Celebrating 400 Years of Shakespeare

Tell us Which Plays we Should Read Live with Your Help in October

Saturday 23 April marks 400 years since the death of William Shakespeare and we’ll be celebrating the life of the Bard in style at this year’s Festival in October.

Amongst other things, we’ll be taking 4 plays and inviting you, the public, to read them live. No rehearsals, no scenery, no reimagining Elsinore as a space station, just people celebrating the magic of Shakespeare’s words.

We want to get as many people, of all ages and backgrounds, involved as possible so whether you are a teenage girl who has always wanted to play Macbeth, a Grandfather who thinks Cleopatra gets all the best lines or would like to read Puck and the Faeries with your children we want to get you to read.

Full details of the event including how to sign up to read will be out later in the year, but for now we want to hear from you about which plays we should chose. If you are loyal to Lear, amazed by As You Like it or committed to Coriolanus let us know in the comments below or email info@ilkleyliteraturefestival.org.uk.

Our work celebrating Shakespeare’s work actually began at the end of last year with our Chicken Shop Shakespeare project in schools. We know that Shakespeare is often a topic students find hard to engage with and we wanted to find a way to make his work more accessible, particularly to those at risk of disengaging with the curriculum altogether. To do this we joined forces with Chicken Shop Shakespeare, a young theatre company from Leeds who aim to bring Shakespeare to new audiences through unusual and innovative stagings.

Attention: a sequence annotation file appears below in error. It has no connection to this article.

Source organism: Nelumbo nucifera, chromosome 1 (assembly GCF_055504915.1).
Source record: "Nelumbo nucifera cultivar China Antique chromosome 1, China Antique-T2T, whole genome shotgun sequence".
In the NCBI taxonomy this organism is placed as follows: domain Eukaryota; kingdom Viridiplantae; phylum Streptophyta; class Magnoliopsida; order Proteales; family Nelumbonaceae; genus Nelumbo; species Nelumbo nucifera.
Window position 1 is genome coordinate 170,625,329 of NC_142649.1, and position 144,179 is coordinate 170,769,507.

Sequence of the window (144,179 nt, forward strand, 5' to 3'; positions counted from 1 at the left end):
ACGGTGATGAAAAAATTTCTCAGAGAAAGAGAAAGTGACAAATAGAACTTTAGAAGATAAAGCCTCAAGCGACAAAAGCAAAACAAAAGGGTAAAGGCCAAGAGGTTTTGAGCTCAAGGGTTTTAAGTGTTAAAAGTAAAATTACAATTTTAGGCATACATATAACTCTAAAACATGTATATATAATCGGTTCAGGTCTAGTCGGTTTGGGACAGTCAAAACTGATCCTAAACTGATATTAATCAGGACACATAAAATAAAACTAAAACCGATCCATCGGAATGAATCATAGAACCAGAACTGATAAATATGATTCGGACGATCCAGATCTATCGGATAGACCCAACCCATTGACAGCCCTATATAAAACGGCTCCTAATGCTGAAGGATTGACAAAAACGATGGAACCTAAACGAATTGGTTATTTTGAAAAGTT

In a series of workshops, led by Chicken Shop Shakespeare, pupils at Allerton High in Leeds, Dixon Kings in Bradford and Ilkley Grammar in Ilkley explored crucial scenes from the Tempest, Macbeth and Romeo and Juliet, taking the time to dig down into the key themes, language and meanings of the text. A bespoke programme of drama and creative writing was delivered in each school, with the aim of focusing on the interests and needs of the different student groups, and working towards staging a series of flash mob style performances around their schools.

Over the course of a few weeks, student confidence and engagement increased and their opinions about Shakespeare changed:

“I didn’t like Shakespeare before. But I enjoyed going outside and doing the acting and performing in front of a camera. Learning lines was tricky but acting The Tempest was the best.”

Here is a look at some of the final performances:

If you would like to know more about our Creative Approaches to Shakespeare in Secondary Schools please take a look at our Good Practice Guide. You will be able to see Chicken Shop Shakespeare at both Words in the City and the October Festival.

Photo credit: dtwright via Visual Hunt / CC BY-NC-SA


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